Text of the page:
Letters: New Volvo Drivetrain, HOS Rules

These Letters to the Editor appear in the Oct. 31 print edition of Transport Topics. Click here to subscribe today.

New Volvo Drivetrain

I’m writing in response to the Oct. 3 article about the “new” Volvo drivetrain package: “Volvo Offers New Powertrain Package for VN Trucks” (p. 20).

It may be new to Volvo, but the technology has been around for many years. Eons ago, Mack set the standard for low-rpm, high-torque- rise engines.



Nearly 30 years ago they developed an engine that had peak torque at 1,000 rpm (EM6-275L), while everyone else had their peak torque around the midteens. I guess it is no surprise that Volvo/Mack is offering a “new” low-rpm engine.

Don DaVanzo

Territory Manager for Florida Heavy Duty Resources

Winter Garden, Fla.

Editor’s Note: We invited Volvo to respond to the letter above. The company’s reply follows:

Without question, Mack has a long history of powertrain innovation, including the engines the writer references — which were mechanical and designed to cruise at about 1,600 rpm.

Thanks to the advanced electronically controlled engine technology in the Volvo Group today and our very intelligent automated manual transmissions, we’ve taken the low-speed engine approach to a new level. With the XE13, at 65 mph, our engines cruise at 1,150 rpm, which makes a dramatic difference in fuel efficiency.

Ed Saxman

Drivetrain Product Manager

Volvo Trucks

Greensboro, N.C.

HOS Rules

Everyone but the Federal Motor Carrier Safety Administration can see the negative implications of the proposed hours-of-service rule changes (“U.S. Likely to Miss Deadline on HOS Rule, Officials Say,” 10-24, p. 1).

Truckers and trucking companies have been complaining about the negative effect the proposed HOS rule changes will have on the industry, and now even the rail companies have noted this.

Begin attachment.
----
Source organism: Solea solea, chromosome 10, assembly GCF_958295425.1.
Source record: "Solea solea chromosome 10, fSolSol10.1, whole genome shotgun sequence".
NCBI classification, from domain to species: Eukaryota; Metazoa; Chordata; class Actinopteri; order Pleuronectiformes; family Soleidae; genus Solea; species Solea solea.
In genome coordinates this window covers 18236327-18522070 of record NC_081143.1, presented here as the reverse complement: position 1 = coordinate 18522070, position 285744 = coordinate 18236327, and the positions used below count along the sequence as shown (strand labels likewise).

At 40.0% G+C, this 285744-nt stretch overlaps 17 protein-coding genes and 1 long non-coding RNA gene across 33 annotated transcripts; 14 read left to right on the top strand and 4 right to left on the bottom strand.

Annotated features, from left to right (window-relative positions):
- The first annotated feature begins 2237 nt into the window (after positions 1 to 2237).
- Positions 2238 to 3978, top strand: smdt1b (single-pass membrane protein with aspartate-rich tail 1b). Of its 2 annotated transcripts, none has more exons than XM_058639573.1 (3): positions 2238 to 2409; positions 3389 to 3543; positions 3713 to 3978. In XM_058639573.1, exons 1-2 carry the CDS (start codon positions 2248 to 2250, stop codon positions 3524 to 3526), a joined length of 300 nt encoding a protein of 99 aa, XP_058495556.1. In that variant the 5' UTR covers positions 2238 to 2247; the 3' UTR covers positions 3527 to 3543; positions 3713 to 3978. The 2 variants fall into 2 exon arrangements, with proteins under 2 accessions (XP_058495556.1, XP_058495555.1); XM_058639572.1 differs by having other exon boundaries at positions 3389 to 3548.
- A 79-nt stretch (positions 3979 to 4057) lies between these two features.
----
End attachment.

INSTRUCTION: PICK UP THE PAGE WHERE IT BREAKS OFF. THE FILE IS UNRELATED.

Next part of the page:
In the September 2011 issue of Railway Age, David Starling, president and CEO of Kansas City Southern, pointed out the following: “The economics of longhaul trucking have grown increasingly challenging due to the combination of escalating fuel prices, driver shortages, stringent hours-of-service and safety requirements, and a deteriorating national highway and bridge infrastructure.” Starling calls this a perfect storm.

We all are drowning in this perfect storm.

Some challenges will take years to correct, but some can be corrected with the stroke of a pen.

I deal with containers and chassis. The roadside inspections and Compliance, Safety, Accountability program Safety Measurement System ratings are killing my safety record, driving insurance costs up and scaring away customers.

Even though trucking companies are being charged with equipment problems, the steamship lines are divesting themselves of chassis to shift responsibility for maintenance. Everyone is bailing on responsibility except the trucking companies. We are carrying the whole weight and responsibility.

Truck-involved accidents are on the decline. Let’s see where the present regulations lead us before we complicate them.

Jim Ross

President

Safety Consultant

Little Silver, N.J.

 

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